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Reagan Suffers Mild Case of Upset Stomach

January 14, 1988|JAMES GERSTENZANG | Times Staff Writer

WASHINGTON — President Reagan suffered a mild episode of nausea and vomiting early Wednesday that forced him to curtail part of his morning schedule, the White House said, but he recovered sufficiently to meet at midday with Japanese Prime Minister Noboru Takeshita and told reporters: "I feel pretty good."

Presidential spokesman Marlin Fitzwater said that Reagan ate a restricted lunch of flat ginger ale and consomme at a White House luncheon for Takeshita, while the other guests dined on salmon bisque and breast of Cornish hen.

Fitzwater also announced that Reagan, who turns 77 on Feb. 6, will visit Bethesda Naval Medical Center on Friday for a semiannual checkup, during which physicians will perform a colonoscopy--an examination of the lower bowel. The President underwent surgery for colon cancer in July, 1985.

Doctors will also administer a chest X-ray, stress test and a CAT scan, which is similar to a three-dimensional X-ray, Fitzwater said.

He said that Reagan experienced an attack of gastroenteritis in "the early morning hours" and "was up for half the night." The spokesman said that Reagan was examined at 7 a.m. by Dr. John Hutton, the White House physician, who said later that the President's condition was "just like you'd be if you had something for 24 hours."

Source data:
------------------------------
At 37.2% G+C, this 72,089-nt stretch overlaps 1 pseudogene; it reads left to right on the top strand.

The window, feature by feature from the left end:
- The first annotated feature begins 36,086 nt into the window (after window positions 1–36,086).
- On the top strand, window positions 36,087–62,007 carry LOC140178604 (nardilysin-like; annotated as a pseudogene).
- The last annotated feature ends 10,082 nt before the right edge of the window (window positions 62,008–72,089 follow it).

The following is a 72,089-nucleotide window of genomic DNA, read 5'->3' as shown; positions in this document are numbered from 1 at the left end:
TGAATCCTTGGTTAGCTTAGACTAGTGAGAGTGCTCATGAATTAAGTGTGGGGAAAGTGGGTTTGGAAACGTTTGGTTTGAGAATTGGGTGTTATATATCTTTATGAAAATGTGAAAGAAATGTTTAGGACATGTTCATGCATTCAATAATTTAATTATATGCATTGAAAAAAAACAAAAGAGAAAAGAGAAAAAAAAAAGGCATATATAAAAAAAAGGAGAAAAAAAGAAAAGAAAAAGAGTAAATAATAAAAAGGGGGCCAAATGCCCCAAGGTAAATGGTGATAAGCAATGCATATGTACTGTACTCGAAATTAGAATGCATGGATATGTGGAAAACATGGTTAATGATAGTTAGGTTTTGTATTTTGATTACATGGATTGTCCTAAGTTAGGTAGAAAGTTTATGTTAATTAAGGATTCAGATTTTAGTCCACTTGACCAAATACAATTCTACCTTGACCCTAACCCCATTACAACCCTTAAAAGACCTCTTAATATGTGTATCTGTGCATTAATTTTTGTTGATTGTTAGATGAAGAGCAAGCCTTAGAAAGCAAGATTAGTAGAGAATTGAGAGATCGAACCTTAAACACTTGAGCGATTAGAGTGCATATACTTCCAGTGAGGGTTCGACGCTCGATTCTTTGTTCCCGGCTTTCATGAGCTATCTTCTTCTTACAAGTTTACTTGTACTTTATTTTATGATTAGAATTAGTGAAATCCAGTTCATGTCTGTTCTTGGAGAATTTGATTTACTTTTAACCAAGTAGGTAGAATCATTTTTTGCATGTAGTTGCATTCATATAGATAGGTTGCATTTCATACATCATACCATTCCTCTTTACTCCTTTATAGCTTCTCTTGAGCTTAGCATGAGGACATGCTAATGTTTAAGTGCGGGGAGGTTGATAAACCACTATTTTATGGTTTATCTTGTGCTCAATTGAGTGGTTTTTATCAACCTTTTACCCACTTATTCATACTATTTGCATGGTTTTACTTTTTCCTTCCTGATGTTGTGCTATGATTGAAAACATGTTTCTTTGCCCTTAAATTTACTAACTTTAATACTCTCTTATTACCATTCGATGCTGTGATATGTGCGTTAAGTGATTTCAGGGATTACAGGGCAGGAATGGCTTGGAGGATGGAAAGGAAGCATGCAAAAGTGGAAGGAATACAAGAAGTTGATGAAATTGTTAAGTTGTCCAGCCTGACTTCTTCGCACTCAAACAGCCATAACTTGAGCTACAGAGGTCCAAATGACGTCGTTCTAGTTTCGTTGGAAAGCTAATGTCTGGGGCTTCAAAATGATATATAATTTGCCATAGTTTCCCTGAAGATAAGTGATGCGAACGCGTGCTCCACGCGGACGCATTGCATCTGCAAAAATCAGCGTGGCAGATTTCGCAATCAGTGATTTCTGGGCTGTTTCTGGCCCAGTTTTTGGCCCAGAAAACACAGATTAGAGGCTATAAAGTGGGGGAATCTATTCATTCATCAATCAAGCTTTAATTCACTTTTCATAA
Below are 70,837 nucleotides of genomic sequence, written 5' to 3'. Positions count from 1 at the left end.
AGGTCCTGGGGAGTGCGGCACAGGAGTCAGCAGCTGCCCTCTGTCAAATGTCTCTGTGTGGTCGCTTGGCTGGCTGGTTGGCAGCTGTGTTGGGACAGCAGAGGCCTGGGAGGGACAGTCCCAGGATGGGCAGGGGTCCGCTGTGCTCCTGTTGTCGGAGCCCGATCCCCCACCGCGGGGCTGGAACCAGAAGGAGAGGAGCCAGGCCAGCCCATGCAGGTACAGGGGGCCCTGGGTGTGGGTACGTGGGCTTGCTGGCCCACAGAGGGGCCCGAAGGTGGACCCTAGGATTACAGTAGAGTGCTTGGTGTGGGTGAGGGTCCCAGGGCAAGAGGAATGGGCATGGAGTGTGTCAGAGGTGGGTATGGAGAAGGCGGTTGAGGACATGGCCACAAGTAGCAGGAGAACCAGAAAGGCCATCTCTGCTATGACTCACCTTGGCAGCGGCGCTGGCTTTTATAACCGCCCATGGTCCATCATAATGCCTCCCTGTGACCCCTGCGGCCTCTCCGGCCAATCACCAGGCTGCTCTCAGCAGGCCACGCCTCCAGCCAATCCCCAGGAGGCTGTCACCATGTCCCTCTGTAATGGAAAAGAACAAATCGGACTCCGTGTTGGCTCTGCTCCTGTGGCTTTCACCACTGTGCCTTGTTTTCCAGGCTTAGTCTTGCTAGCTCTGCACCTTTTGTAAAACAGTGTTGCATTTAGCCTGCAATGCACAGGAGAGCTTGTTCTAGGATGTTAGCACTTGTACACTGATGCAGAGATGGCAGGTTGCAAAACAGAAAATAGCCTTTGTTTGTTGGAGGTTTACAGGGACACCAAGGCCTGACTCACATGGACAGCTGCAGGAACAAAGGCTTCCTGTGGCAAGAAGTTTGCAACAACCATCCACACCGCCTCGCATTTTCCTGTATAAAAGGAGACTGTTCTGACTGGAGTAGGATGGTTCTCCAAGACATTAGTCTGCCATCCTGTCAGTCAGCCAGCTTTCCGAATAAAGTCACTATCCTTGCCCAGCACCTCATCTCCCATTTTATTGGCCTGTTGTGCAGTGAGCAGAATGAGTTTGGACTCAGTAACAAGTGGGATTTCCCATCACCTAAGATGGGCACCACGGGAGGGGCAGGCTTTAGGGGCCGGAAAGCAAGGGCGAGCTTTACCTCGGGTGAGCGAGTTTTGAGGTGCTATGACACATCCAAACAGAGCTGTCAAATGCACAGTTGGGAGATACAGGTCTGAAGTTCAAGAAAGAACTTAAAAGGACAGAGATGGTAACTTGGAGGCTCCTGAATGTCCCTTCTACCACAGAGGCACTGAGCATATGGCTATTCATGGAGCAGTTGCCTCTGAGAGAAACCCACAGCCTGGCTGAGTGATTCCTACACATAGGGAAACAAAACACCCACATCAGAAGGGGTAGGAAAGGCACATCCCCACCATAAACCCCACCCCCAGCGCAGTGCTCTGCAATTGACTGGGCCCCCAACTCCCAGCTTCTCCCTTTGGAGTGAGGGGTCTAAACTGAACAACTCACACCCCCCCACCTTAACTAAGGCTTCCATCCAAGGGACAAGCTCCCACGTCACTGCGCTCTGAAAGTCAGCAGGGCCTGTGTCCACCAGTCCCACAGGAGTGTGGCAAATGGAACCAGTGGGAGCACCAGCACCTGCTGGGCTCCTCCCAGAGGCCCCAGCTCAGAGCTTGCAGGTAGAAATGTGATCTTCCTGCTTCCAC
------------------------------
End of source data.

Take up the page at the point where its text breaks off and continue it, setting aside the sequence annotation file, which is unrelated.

Reagan is "great, fine," according to Hutton. No medication was prescribed.

The President had been scheduled to attend the funeral Wednesday morning of Edward V. Hickey Jr., chairman of the Federal Maritime Commission and a longtime aide who died of a heart attack Sunday. Reagan remained at the White House, and the First Lady attended the service.

"We wanted him to sleep late this morning," Fitzwater said.

At 11:30 a.m., however, Reagan met in the Oval Office with Takeshita. At a photo session that preceded the meeting, he told reporters: "I ate something that disagreed with me."

When asked what he ate, Reagan replied: "That's what I don't know. . . . The doctor thinks there was maybe something going around but I have a hard time believing that because everything else seems to be so normal." However, Fitzwater said that some members of the White House staff complained of the same illness.

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